Action Needed TODAY: Dietary Guidelines

Jun 23, 2015 by

Action Needed TODAY: Dietary Guidelines

Tuesday, June 23, 2015

COPC Intern Caroline Messerschmidt explains what is happening with the 2015 Dietary Guidelines, why you should care, and why you should take action today….

What’s the point of asking an expert, if we don’t listen to them? That’s just what the Appropriations Committee is readying to do with the latest riders on the 2015 Dietary Guidelines.

In the past: Every five years, the Dietary Guidelines for Americans are updated. These guidelines are used as the evidence base for numerous policies and programs, thus updating them with the latest science is critical. The Dietary Guidelines Advisory Committee (DGAC), a group of 14 appointed nutrition and physical activity experts, is tasked with analyzing the latest research and developing a list of recommendations, a process that takes almost two years in length.

What happened this year: The DGAC developed their report of recommended changes. Their report was open for public comment and comments were considered. Then, politics got in the way. A rider was introduced.

The current rider attempts to do two things:

1) Limit the research that can be used to support recommendations. • This excludes a huge body of evidence and is not consistent with common scientific practice. It inherently keeps the guidelines outdated and undermines the expertise of the DGAC.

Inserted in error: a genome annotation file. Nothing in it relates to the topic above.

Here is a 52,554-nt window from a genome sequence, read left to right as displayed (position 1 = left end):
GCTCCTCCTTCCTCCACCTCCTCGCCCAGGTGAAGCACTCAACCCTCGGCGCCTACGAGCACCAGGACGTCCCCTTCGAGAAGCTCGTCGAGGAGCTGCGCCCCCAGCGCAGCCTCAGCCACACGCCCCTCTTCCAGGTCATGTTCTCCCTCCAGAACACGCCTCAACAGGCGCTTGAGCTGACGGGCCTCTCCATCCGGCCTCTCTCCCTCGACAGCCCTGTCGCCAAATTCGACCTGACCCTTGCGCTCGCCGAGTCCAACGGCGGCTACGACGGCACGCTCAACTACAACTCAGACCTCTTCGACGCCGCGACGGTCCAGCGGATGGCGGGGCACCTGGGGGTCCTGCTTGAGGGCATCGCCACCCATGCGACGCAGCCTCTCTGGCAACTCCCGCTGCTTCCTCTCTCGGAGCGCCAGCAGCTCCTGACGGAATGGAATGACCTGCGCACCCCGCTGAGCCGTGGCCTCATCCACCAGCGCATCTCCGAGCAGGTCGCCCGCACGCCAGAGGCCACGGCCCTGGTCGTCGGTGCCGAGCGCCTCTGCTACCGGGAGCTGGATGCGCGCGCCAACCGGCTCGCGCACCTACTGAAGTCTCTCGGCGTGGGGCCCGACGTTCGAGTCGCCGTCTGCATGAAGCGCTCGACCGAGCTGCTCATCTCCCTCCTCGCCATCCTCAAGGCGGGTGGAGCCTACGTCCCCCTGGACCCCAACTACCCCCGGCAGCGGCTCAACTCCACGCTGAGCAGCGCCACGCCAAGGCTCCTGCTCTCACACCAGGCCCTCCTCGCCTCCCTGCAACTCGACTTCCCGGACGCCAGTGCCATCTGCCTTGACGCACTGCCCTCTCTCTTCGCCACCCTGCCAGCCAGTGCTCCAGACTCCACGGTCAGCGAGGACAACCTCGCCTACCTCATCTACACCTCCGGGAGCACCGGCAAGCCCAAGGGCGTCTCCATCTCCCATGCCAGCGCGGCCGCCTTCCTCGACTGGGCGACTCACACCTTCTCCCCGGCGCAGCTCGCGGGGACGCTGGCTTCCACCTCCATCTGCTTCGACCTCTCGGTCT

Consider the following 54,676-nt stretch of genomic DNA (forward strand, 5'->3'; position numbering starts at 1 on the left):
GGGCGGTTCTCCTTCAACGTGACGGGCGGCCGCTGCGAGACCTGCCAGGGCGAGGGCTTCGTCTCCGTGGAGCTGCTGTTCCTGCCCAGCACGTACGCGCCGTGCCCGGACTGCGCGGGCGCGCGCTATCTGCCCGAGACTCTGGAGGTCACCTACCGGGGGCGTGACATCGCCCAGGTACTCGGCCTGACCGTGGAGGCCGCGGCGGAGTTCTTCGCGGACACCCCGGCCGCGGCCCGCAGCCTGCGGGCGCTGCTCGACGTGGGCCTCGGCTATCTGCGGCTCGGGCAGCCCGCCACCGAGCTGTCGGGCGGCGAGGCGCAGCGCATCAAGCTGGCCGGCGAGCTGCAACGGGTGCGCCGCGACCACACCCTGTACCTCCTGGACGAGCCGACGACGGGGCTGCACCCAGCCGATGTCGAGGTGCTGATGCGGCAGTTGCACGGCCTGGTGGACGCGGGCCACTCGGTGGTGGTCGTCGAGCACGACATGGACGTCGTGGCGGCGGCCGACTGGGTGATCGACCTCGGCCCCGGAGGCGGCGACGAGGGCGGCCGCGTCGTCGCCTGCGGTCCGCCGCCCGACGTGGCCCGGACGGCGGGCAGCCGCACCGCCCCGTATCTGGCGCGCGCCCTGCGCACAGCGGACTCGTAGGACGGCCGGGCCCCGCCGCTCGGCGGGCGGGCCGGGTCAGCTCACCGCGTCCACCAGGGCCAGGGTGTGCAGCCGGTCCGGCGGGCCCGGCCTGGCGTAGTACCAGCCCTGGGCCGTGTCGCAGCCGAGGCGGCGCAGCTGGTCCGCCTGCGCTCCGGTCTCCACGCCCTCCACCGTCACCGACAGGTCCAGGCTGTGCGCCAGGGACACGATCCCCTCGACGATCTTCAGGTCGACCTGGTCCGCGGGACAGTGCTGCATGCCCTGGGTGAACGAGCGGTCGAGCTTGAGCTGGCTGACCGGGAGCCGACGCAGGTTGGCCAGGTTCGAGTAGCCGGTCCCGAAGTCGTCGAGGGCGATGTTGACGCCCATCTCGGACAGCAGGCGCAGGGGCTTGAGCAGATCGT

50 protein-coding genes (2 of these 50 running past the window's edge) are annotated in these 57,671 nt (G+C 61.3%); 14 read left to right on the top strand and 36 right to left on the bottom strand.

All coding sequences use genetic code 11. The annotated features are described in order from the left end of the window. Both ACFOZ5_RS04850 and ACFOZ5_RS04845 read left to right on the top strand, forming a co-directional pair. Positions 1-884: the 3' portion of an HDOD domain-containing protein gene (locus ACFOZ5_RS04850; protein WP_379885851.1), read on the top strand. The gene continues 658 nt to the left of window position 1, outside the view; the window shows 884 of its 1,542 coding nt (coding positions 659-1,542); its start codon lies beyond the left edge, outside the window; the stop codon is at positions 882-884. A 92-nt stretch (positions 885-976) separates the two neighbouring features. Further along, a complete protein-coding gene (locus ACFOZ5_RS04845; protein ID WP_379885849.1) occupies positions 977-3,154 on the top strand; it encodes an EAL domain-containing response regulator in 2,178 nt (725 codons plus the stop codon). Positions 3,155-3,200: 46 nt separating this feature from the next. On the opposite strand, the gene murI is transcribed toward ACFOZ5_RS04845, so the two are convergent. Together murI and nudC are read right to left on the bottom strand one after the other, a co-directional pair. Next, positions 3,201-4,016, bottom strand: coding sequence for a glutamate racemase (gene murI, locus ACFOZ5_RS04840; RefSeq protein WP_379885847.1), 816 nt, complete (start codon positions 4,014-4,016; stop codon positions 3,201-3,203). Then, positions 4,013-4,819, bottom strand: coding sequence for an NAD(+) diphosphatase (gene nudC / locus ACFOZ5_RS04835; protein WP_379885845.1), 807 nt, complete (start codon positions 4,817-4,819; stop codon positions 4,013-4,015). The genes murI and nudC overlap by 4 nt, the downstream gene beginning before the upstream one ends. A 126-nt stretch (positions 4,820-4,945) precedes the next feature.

2) Limit guidelines to only matters concerning diet or nutrients. • Existing research indicates that, in addition to what we eat, lifestyle factors and physical activity, are crucial to preventing disease and maintaining a healthy weight. With this limitation, the substantial evidence to support this path to improved health is lost.

Overall, this rider prohibits moving forward with the current science and the latest public health research. For example, the recommendations would disregard the ample evidence suggesting that a diet high in fruits and vegetables is beneficial to disease prevention. The rider also prohibits the guidelines from making suggestions such as, “parents should use meal times to role model a healthy eating pattern for their children”.

Too often, the connection is lost between poor dietary decisions and the effect on one’s health in years to come. For many Americans trying to eat better, they don’t know where to start. If the dietary guidelines are “watered down” it may be years or even decades before we begin to decrease the high rates of obesity and related chronic diseases affecting so many of us.

We need you to: Tell Congress you are against the Riders on the 2015 Dietary Guidelines! Please write to them TODAY at

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